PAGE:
The front runners will be ably supported by Everton’s in-form left-back Leighton Baines whose selection is automatic given the injury sustained by Ashley Cole. The loss of Cole may prove a gain for England for Baines is the more creative of the two, a player who can supply crosses for the likes of Sturridge, Rooney and Welbeck to attack. It is vital that England dominate possession and Baines can play a big part there. Centre-halves Gary Cahill and Phil Jagielka pick themselves, but I would restore Glen Johnson to the right-back slot if he is fit. The Liverpool player is far and away our best in that position, though Kyle Walker will do a good enough job if he plays. And, despite all the flak he has taken this season in the Premier League, Manchester City goalkeeper Joe Hart remains a shoe-in.

This really is what they call a must-win game. The situation is clear: Beat Montenegro and then Poland on Tuesday, also at Wembley, and we will be heading for Brazil. Failure to do so is too awful to contemplate.



Smoke signals!

The weekend’s top-flight football threw up three examples of the exciting, emerging talent that we have in the Premier League. However, the exploits of Jack Wilshere and Adnan Januzaj were accompanied by danger signs, while we must hope for his, West Ham’s and England’s, sake that Ravel Morrison has banished the demons that caused that great problem-player-tamer Sir Alex Ferguson to allow him to leave Manchester United nearly two years ago.

Let me first take the case of Arsenal midfielder Wilshere, who was photographed last week smoking a cigarette at the door of a nightclub. Now, smoking tobacco is not illegal but there is a welter of medical evidence telling us it is bad for our health and it is not a habit  any athlete should be encouraged to indulge. It most certainly is not something Wilshere should rejoice in, as he appeared to when tweeting his approval of the Arsenal fans’ chant “he smokes what he wants” after the 21-year-old came back from a poor first half performance at West Bromwich Albion to score a superb equaliser. I am sure Arsene Wenger will be taking his prodigy aside and pointing out the pitfalls, not only to Wilshere’s health but also his image, of being pictured with a cigarette in his hand. Let me declare a personal interest here, in that I am a committed, lifelong non-smoker, someone who grew up abhorring the habit after being raised in a household where parents and grand-parents turned the air acrid with cigarette smoke. I have never smoked a cigarette in my life, but the reality is that more footballers and managers do so than you would like to think, though perhaps the habit was more prevalent in my playing days than it is in the modern era. For example, when Everton won the League title in 1970 I was one of only four players in the team who did not smoke. I doubt if such a ratio exists in any of the current Premier League teams, though the tendency to enjoy the occasional smoke is more common amongst the foreign players. The problem Wilshere must address, apart from any potential risk to his health and performance levels, is that, as the midfielder upon whom so much English hope rests for the forseeable future, he needs to be more aware of the image he portrays.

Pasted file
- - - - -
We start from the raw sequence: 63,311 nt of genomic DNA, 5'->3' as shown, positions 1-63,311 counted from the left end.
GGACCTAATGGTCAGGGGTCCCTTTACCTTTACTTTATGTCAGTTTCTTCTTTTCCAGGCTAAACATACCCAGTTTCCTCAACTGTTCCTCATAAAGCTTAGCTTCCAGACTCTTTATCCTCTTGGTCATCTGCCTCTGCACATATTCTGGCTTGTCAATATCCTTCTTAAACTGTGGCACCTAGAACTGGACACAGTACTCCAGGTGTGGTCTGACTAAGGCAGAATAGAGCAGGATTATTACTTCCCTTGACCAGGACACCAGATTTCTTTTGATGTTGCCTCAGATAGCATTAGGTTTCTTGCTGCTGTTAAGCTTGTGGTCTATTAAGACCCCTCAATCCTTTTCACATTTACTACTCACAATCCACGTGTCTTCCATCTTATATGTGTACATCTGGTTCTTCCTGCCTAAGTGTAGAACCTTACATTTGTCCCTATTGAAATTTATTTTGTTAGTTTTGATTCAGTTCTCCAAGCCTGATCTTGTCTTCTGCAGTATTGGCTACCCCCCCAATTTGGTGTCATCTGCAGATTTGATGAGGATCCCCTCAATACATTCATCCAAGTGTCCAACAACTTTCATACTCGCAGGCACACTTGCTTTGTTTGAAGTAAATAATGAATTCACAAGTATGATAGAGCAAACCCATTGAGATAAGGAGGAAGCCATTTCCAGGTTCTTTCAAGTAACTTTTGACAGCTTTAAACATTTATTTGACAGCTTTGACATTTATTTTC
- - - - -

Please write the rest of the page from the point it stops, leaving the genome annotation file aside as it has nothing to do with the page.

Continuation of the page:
Gone are the days when footballers mixed socially with newspapermen, shared a beer and a smoke, and could rely upon a mutual understanding that these occasions remained unreported. I recall going on tour with England Under-21s to Germany, Italy and Hungary, accompanied by a press pack who spent hours paying cards and having a beer or two with the lads, comfortable in the conviction that “what happened on tour stayed on tour.” The problem these days, for both players and press, is that there is no such informal coming together, no mutual trust, and consequently, there is no hiding place for highly-paid, celebrity sportsmen. The media’s access to footballers is increasingly controlled and, therefore, reporters and photographers are only too happy to  adopt a “gloves off” approach and expose the private side of players’ lives. Photograph-taking mobile ‘phones also mean a player is vulnerable every time he steps out of his front door, which is why I would say to Wilshere: ‘If you must smoke, smoke in the house.’